In Pennsylvania, it’s legal to deny someone housing for being gay, lesbian, bisexual or transgender


    Advocates are using a city-by-city strategy to change that.

    At Kutztown University, a lot of students live near campus.

    But not Shannon Peitzer.

    She’s a senior. And every morning she spends at least half an hour driving to school from her apartment.

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    “If I were to live in Kutztown,” Peitzer said, “I would be concerned that a landlord would look at me and say ‘I don’t want to deal with you anymore, you’re trans, I don’t want that in my house — get out.'”

    Peitzer is a transgender woman. And in Kutztown, it would be legal for a landlord to refuse to rent her an apartment or to kick her out for that reason.

    “And where does that leave me?” she asks. “That leaves me on the streets.”

    Anti-discrimination law

    Federal and Pennsylvania laws prohibit landlords, employers and others from discriminating based on race, religion, sex and other characteristics — but not gender identity or sexual orientation.

    There are local laws that ban discrimination, too. But of the more than 2,500 municipalities in the state, only 34 include gender identity and sexual orientation in their anti-discrimination ordinances. Peitzer lives in one of those cities: Allentown.

    Kutztown has no anti-discrimination law at all.

    That means for some LGBT students who live near Kutztown University’s campus, simple questions from a landlord like “what’d you do this weekend?” can feel loaded.

    “I say I went on a date, and then I have to think, ‘do I want to change the gender’?” said James Carraghan, a graduate student who is gay. “Do I want to just say ‘I went out with this person and they,’ you know, use a gender-neutral pronoun? It causes a lot of anxiety.”

    Carraghan, Peitzer and other students are part of Allies Equality Network, a LGBTQ advocacy group on campus that is trying to get Kutztown’s borough council to pass an anti-discrimination law that includes sexual orientation and gender identity.

    The students are getting guidance from Equality Pennsylvania, a statewide advocacy group.

    Ted Martin, executive director, says the students are asking for nothing more than fairness. “This is the promise of America, that everyone gets a fair shot, that everyone has an equal playing field,” Martin said. “That’s all this is.”

    This year, the polling firm Susquehanna Polling and Research asked Pennsylvania residents whether they’d support a law that bans discrimination based on gender identity or sexual orientation. Seventy-four percent of the respondents said they did. There are opponents in some places, though, who argue these laws could violate a landlord or business owner’s religious freedom.

    A local-first strategy

    From Martin’s perspective, local laws don’t go far enough, because they leave the state with a sort of legal patchwork. For example, he said, “you can be protected quite well in Philadelphia all day, [and then] you can go outside the border into Montgomery County, Bucks County or Berks and find yourself really out in the cold.”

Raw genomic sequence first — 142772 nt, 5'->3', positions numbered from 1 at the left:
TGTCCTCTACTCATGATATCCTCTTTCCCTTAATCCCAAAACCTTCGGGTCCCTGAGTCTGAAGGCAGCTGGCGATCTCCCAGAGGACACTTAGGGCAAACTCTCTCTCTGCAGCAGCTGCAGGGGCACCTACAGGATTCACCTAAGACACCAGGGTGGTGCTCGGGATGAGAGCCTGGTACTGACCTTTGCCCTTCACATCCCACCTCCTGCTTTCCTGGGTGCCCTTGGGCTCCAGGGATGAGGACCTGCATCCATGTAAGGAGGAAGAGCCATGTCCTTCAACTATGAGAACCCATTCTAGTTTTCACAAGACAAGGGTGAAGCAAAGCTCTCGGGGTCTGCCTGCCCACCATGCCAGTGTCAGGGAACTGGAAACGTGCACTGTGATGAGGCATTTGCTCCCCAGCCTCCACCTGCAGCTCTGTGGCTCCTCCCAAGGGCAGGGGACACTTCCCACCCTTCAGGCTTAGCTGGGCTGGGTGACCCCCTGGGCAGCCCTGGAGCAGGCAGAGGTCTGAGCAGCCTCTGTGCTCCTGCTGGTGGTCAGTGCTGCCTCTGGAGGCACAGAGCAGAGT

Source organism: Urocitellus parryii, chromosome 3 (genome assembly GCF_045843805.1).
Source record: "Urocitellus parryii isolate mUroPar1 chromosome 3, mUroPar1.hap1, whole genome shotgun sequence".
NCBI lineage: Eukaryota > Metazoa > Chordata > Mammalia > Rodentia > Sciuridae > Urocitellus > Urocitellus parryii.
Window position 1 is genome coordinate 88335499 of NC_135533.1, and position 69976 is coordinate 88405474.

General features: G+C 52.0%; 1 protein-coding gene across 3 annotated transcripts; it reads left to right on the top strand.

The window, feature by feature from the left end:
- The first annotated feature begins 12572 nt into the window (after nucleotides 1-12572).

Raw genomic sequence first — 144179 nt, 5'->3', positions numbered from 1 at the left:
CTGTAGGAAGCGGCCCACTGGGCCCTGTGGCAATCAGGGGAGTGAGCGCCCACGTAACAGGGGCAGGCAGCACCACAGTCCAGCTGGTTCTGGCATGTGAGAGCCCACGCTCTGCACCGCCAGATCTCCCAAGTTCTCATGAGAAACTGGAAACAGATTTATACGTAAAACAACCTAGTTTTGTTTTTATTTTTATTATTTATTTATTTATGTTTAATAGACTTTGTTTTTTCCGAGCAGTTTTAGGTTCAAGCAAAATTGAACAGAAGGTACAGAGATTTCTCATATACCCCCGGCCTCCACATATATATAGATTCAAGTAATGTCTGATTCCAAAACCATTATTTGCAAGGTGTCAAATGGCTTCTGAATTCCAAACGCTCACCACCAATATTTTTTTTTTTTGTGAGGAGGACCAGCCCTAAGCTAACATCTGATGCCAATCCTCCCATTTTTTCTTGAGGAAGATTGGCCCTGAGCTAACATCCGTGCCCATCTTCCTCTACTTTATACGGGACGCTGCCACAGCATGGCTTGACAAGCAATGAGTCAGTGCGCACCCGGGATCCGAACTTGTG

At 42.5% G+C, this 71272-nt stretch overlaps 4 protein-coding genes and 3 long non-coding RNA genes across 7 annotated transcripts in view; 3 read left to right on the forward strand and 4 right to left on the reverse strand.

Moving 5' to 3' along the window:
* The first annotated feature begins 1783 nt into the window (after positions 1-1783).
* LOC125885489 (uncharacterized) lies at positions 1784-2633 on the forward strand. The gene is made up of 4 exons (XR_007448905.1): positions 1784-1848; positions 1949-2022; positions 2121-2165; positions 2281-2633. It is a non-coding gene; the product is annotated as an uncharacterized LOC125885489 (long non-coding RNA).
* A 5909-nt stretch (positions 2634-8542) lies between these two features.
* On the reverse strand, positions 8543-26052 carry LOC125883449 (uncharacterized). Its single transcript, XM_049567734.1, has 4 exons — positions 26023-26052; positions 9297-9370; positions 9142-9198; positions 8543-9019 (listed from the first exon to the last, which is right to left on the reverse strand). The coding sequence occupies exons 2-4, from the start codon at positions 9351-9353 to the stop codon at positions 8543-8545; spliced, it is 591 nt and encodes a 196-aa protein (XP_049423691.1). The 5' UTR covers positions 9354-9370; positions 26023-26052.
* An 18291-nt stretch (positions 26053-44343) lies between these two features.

But the local laws are a way to light a fire under state legislators, Martin says. He got that idea from the lawmakers themselves. “They would often say to me years ago, ‘well you know, I can’t vote for something here in Harrisburg,'” Martin said. “‘You have to show me there is grassroots support. You have to show me that the community’s behind these kinds of things.'”

    This local-first strategy was used in another campaign you may have heard of: the push to extend marriage to same-sex couples.

    The people advocating for marriage for same-sex couples lobbied for laws state by state. The idea was that once a “critical mass” of states had legalized it, the Supreme Court would be more likely to rule in favor, too. In June 2015, it did.

    The advocacy group Freedom to Marry compares the win to the Supreme Court case Loving v. Virginia, which granted the right to marry to interracial couples in 1967.

    Thirty-four states legalized marriage for interracial couples before that ruling. The tipping point was about the same for marriage for same-sex couples: 37 states had legalized it before this year’s ruling.

    Changing minds

    In Pennsylvania, the local-first approach has helped change the mind of at least one state legislator: Representative Michael K. Hanna (D-Clinton/Centre). This legislative session, he’s sponsoring the Pa. Fairness Act, a bill that would update the state’s anti-discrimination law to include gender identity and sexual orientation.

    That’s a new development for Hanna. “I guess I kind of grew up in a time and place where anything other than heterosexual orientation was pretty much closeted and not talked about,” he said.

    Hanna had a change of heart, in part because his two sons are always talking to him about LGBT issues. “They told me I was a Neanderthal for thinking [LGBT discrimination] wasn’t a problem in today’s world,” Hanna said.

    But the local laws also played a role, he says; they made him and other legislators pay attention. “A lot of people’s eyes were opened to what we either chose to ignore or just didn’t see,” he said.

    There’s a companion bill in the Senate. Combined, the bills have more than one hundred cosponsors, Republicans and Democrats.

    Meanwhile, Kutztown University students are still hoping for a local law. But the borough council has tabled that proposal, citing concerns about cost and saying it would be difficult to find someone to staff a commission on discrimination. Instead — here’s the great irony — the borough is waiting to see whether the state passes its law.

    Advocates say local ordinances often have stronger protections, and it would be better to have both laws.

    For now, they have neither.

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